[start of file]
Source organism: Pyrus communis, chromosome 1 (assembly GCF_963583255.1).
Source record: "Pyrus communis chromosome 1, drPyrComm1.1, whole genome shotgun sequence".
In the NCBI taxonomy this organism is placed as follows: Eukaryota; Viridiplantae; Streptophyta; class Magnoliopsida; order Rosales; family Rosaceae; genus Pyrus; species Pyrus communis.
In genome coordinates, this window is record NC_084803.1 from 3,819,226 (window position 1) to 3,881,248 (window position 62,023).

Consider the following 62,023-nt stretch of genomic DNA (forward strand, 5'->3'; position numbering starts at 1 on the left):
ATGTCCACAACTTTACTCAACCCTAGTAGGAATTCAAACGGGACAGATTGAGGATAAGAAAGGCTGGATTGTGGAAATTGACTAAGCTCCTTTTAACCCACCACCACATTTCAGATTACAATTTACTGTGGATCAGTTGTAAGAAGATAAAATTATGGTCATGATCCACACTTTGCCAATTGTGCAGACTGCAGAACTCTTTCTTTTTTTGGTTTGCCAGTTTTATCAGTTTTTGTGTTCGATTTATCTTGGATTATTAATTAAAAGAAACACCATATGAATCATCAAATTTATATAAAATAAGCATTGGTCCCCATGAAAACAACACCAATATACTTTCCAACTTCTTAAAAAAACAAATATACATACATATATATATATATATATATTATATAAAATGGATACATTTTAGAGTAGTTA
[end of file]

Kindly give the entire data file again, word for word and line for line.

Source organism: Pyrus communis, chromosome 1 (assembly GCF_963583255.1).
Source record: "Pyrus communis chromosome 1, drPyrComm1.1, whole genome shotgun sequence".
In the NCBI taxonomy this organism is placed as follows: Eukaryota; Viridiplantae; Streptophyta; class Magnoliopsida; order Rosales; family Rosaceae; genus Pyrus; species Pyrus communis.
In genome coordinates, this window is record NC_084803.1 from 3,819,226 (window position 1) to 3,881,248 (window position 62,023).

Consider the following 62,023-nt stretch of genomic DNA (forward strand, 5'->3'; position numbering starts at 1 on the left):
ATGTCCACAACTTTACTCAACCCTAGTAGGAATTCAAACGGGACAGATTGAGGATAAGAAAGGCTGGATTGTGGAAATTGACTAAGCTCCTTTTAACCCACCACCACATTTCAGATTACAATTTACTGTGGATCAGTTGTAAGAAGATAAAATTATGGTCATGATCCACACTTTGCCAATTGTGCAGACTGCAGAACTCTTTCTTTTTTTGGTTTGCCAGTTTTATCAGTTTTTGTGTTCGATTTATCTTGGATTATTAATTAAAAGAAACACCATATGAATCATCAAATTTATATAAAATAAGCATTGGTCCCCATGAAAACAACACCAATATACTTTCCAACTTCTTAAAAAAACAAATATACATACATATATATATATATATATATTATATAAAATGGATACATTTTAGAGTAGTTA